The “Stephen Hawking” way to copeAug 29 03:56
When the world makes no sense, your disability makes no sense, and not even your therapist can help you see the world in a brighter light, do what I do - and look to the geniuses of the world to set you straight. Sure, you can seek the advice of a handful of brilliant people, but for me, I choose Stephen Hawking. Severely paralyzed by ALS, forcing him to live mostly in his mind, Hawking’s advice on dealing with disability is perfection.
When he was asked about people living with severe disabilities, or chronic life threatening health situations, who elected voluntary euthanasia, Hawking had this to say: “The victim should have the right to end his life, if he wants. But I think it would be a great mistake. However bad life may seem, there is always something you can do, and succeed at. While there's life, there is hope." Ain’t that the truth.
What I take away most from this quote is the part where he says, “There is always something you can do, and succeed at.” What he’s saying is to desist from continually focusing on what you lost, on what you can’t do, because that will drive you crazy. Instead, you need to focus on all the things you can still do, and be as good at them as possible. Let these things consume you even, as it will further ease the grieving over what you’ve lost.
For me, that means getting even better at cooking, writing screenplays, being funny (humor is a learned skill yo), styling clothes, learning makeup techniques, shopping and getting deals, basically anything I can still do just as equally as an able-bodied person.
And if you make it through the long night of Hell alone, and successfully adapt to your new disabled body, consider yourself a smartie-pants. Hawking says, “Intelligence is the ability to adapt to change.” We humans may sorely lack the “Yay Change!” gene, but we are adaptable enough to force ourselves into change, if we work at it that is.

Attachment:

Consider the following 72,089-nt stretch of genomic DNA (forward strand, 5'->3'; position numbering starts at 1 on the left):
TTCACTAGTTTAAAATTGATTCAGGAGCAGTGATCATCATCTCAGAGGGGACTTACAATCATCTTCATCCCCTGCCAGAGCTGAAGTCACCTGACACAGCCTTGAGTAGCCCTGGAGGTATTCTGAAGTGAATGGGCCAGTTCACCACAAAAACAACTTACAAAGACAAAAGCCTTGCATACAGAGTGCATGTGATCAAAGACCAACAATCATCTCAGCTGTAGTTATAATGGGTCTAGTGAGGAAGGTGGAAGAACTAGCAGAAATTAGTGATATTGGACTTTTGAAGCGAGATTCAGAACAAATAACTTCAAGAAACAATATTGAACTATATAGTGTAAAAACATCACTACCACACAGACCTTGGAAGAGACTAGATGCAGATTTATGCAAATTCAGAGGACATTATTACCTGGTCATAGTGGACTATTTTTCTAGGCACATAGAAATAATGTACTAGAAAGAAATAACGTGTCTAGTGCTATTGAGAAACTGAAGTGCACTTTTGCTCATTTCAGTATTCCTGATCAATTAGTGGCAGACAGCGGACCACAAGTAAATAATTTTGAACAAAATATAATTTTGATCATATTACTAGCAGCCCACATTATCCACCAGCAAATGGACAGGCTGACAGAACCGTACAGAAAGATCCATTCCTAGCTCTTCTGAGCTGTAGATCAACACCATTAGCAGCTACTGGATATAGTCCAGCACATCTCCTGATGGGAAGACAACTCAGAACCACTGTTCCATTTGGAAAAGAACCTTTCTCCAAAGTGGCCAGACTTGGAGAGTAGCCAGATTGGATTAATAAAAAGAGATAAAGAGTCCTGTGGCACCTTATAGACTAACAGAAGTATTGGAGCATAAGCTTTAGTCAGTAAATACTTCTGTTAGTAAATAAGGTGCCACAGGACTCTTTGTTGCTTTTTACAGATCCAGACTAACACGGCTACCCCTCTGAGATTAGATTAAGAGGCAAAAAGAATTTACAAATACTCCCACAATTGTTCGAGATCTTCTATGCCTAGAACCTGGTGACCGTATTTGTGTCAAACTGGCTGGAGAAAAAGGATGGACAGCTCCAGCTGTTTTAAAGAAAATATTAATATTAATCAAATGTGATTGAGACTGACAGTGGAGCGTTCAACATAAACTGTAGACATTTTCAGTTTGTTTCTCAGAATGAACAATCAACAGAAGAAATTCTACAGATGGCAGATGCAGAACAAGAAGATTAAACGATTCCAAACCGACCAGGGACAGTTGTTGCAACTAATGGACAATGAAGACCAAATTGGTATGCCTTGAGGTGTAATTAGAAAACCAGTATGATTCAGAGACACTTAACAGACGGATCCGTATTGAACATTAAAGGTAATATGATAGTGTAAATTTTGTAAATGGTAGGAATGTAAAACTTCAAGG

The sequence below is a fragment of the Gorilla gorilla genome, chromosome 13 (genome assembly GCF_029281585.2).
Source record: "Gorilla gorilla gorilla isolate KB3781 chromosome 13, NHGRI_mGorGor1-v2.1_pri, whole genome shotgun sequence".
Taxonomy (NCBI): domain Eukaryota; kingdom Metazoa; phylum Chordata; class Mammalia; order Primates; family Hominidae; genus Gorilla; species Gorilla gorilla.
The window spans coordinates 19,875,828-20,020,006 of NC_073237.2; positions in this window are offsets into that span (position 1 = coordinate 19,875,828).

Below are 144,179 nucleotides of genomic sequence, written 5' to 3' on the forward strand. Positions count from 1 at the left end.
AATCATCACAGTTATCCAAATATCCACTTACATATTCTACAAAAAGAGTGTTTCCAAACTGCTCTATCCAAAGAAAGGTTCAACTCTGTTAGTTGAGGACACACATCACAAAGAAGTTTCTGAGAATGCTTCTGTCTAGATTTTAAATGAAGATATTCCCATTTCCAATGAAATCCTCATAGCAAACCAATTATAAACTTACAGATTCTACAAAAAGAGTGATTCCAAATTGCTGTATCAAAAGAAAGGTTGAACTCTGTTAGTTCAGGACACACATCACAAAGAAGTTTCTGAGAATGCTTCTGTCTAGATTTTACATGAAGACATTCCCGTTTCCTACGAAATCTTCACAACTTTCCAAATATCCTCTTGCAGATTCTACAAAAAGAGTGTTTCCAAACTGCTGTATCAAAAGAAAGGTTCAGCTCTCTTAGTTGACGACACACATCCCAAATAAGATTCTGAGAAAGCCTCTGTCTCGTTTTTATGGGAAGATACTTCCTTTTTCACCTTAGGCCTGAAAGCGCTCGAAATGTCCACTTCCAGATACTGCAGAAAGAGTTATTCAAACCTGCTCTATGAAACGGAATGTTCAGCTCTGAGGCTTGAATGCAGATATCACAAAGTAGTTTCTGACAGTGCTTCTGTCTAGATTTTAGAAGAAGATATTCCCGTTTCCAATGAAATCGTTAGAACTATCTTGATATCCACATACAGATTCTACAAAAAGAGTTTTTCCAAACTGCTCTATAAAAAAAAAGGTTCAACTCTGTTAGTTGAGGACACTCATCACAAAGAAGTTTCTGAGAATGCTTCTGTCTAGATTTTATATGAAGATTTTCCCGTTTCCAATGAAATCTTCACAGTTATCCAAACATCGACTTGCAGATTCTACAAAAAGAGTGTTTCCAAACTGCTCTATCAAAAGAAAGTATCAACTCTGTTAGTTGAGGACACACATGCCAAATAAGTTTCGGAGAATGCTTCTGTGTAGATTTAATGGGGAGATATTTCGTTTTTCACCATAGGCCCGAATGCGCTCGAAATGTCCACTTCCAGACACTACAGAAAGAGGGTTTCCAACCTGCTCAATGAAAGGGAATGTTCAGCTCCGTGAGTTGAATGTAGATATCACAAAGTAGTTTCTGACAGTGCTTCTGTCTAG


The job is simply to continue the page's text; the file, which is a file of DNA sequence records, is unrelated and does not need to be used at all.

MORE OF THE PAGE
Hawking not only stresses there always something you can still do and REALLY succeed at, he also warns against anger and wasting your precious time while alive being consumed with negativity. “It is a waste of time to be angry about my disability,” he says. “One has to get on with life and I haven't done badly. People won't have time for you if you are always angry or complaining.”
Want to learn more about Hawking’s views on disability? Check out his personal site here
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Tiffiny Carlson is freelance writer and writes the “SCI Life” column for New Mobility. She's also a C6 quad from a diving accident that occurred when she was 14 years old. A lifelong resident of Minneapolis, Tiffiny has been a writer in the disability community for over 10 years and writes for several publications and blogs, as well as her personal blog BeautyAbility. Her work has also appeared in mainstream publications such as Nerve.com and Playgirl.